Orlando Innamorato  

From The Art and Popular Culture Encyclopedia

(Redirected from Orlando innamorato)
Jump to: navigation, search

Related e

Google
Wikipedia
Wiktionary
Wiki Commons
Wikiquote
Wikisource
YouTube
Shop


Featured:
Train wreck at Montparnasse (October 22, 1895) by Studio Lévy and Sons.
Enlarge
Train wreck at Montparnasse (October 22, 1895) by Studio Lévy and Sons.

Orlando Innamorato (Orlando in Love) is an epic poem written by the Italian Renaissance author Matteo Maria Boiardo. The poem, written in the ottava rima stanza rhythm, consists of 68 cantos and a half. Boiardo began the poem when he was about 38 years old, but interrupted it for a time because of the Venetian war. He is believed to have continued till 1486, but then left the poem unfinished. The last verses say:

"Mentre ch'io canto, Iddio Redentore
vedo l'Italia tutta a fiamma e foco.|Matteo Maria Boiardo, Orlando innamorato}}meaning that during his work at the poem Boiardo could see all Italy in war. In 1494 Charles VIII of France had entered Italy to extend his power over its various states."

Boiardo's Orlando was first published in 1495. The poem, after sixteen editions, was not to be republished for nearly three centuries. Francesco Berni's rifacimento, or recasting of L'Orlando appeared in 1542, and from that date till 1830, when Panizzi revived it, Boiardo's name was all but forgotten.

Orlando Innamorato is a romance concerning the travels of the heroic knight Orlando (Roland). To material largely quarried from the Carolingian and Arthurian cycles Boiardo added a superstructure of his own making. As the plot is not woven around a single pivotal action, the inextricable maze of most cunningly contrived episodes are seen to be linked, first, with the quest of beautiful Angelica by love-smitten Orlando and the other enamoured knights, then with the defence of Albracca by Angelica's father, the King of Cathay, against the beleaguering Tartars, and, finally, with the Moors' siege of Paris and their struggle with Charlemagne's army.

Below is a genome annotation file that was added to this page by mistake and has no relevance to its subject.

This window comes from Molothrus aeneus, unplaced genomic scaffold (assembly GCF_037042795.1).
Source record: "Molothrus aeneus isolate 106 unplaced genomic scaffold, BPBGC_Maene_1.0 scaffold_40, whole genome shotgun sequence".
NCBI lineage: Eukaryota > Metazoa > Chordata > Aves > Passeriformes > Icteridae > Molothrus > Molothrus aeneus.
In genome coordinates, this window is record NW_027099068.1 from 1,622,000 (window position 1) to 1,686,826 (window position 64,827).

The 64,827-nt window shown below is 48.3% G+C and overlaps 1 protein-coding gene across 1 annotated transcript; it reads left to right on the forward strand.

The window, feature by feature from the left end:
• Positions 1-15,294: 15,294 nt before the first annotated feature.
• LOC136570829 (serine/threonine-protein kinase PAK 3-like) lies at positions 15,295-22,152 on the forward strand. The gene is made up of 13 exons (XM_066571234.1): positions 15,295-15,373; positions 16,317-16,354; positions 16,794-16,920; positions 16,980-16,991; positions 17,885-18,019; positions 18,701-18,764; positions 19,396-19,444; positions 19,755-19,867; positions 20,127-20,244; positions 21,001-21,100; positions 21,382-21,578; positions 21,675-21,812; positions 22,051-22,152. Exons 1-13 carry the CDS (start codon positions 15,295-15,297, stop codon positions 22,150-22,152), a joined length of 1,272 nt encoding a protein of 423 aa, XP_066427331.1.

In spite of its unfinished state and some deficiencies in rhythm, Boiardo's Orlando is considered a magnificent work of art, echoing throughout the poet's ardent devotion to Love and Loyalty, shedding warmth and sunshine wherever the lapse of ages had rendered the legends colourless and cold. Orlando's exploits were continued in the Orlando Furioso by Ludovico Ariosto in 1516. Also another Renaissance poet, Torquato Tasso also borrowed on many of Boiardo's epic conventions, although his Jerusalem Delivered does not use the Orlando frame.

See also




Unless indicated otherwise, the text in this article is either based on Wikipedia article "Orlando Innamorato" or another language Wikipedia page thereof used under the terms of the GNU Free Documentation License; or on original research by Jahsonic and friends. See Art and Popular Culture's copyright notice.

Personal tools